By Sharon Lindbloom
25 March 2016
In preparation for Easter, the LDS Church’s March Ensign magazine includes a “Gospel Classic” article titled, “The Three Gardens of God.” Originally titled, “The Purifying Power of Gethsemane,” this was a General Conference address delivered by LDS Apostle Bruce McConkie in April 1985.
The March 2016 Ensign article is significantly shorter than Mr. McConkie’s original sermon, as indicated by ellipses in the text. Nearly 1,200 words of the Mormon apostle’s teachings on the Atonement have not been included. And this is interesting because, just before inviting his original audience to “join with me in gaining a sound and sure knowledge of the Atonement,” (an invitation that is also included in the 2016 article), Mr. McConkie bemoaned the fact that many Mormons have just a “superficial knowledge” of that doctrine and cautioned,
“Now, the atonement of Christ is the most basic and fundamental doctrine of the gospel, and it is the least understood of all our revealed truths.”
Perhaps the Ensign just did not have space to include all of Mr. McConkie’s teaching in its reprint of this “Gospel Classic.” But surely an apostle’s proclamation of the most fundamental and least understood doctrine of the LDS Church, revealed to him and shared with his listeners as “the Holy Spirit of God has borne witness,” would be supremely valuable.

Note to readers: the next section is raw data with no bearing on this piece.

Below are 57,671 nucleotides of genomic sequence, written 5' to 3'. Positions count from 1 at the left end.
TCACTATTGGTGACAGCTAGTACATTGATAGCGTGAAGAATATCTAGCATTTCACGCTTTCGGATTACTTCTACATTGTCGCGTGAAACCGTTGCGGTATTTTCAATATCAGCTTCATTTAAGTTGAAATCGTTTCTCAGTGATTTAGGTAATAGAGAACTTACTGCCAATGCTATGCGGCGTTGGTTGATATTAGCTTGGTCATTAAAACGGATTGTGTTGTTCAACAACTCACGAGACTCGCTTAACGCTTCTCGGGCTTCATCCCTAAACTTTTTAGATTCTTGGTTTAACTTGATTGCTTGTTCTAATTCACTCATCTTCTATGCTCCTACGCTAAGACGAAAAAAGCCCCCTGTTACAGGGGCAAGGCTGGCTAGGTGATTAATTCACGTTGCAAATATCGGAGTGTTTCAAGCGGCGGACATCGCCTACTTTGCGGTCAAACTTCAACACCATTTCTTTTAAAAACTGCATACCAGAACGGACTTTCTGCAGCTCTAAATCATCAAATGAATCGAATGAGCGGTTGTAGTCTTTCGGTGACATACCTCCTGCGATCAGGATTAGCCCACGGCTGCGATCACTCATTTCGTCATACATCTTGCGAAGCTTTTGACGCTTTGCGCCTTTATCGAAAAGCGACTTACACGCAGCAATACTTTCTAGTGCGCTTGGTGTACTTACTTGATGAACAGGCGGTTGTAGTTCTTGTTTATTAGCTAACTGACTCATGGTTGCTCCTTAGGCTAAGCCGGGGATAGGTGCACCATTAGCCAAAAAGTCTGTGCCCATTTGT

And, in fact, the Mormon apostle’s teachings that were excluded from the current reprint did include several things that are distinctive to the LDS view of the Atonement and eternal life.
For example, in addition to the Mormon view that Christ’s atonement provided resurrection as a free gift to every person who has ever lived on this earth,
“all who believe and obey the glorious gospel of God, all who are true and faithful and overcome the world, all who suffer for Christ and his word, all who are chastened and scourged in the Cause of him whose we are—all shall become as their Maker and sit with him on his throne and reign with him forever in everlasting glory.”
The focus here is the reward that will come to those who obey, who are true and faithful, who overcome, who suffer – in other words, those who are worthy shall “become as their Maker” and reign in everlasting glory. As Mr. McConkie clarified elsewhere,
“Again: ‘Him that overcometh…’ shall have exaltation and godhood. As Deity now is, he shall become. He shall have eternal life” (Sermons and Writings of Bruce R. McConkie, 367)
Christian author Eric Johnson once noted,
“In Mormonism, becoming ‘gods’ is the goal. Obtaining that goal only comes by keeping all covenants. This is an impossible gospel. Christians don’t believe they will become gods in their own right to follow the pattern of God the Father. Yes, Christians will be glorified and will reside with God forever. But to become ‘gods,’ the Bible does not teach this concept.”
Furthermore, the Bible does teach that no one can make himself or herself worthy of eternal life. No one perfectly obeys, no one is wholly true and faithful (see Romans 3:9-20), but “to the one who does not work but believes in him who justifies the ungodly, his faith is counted as righteousness” (Romans 4:5).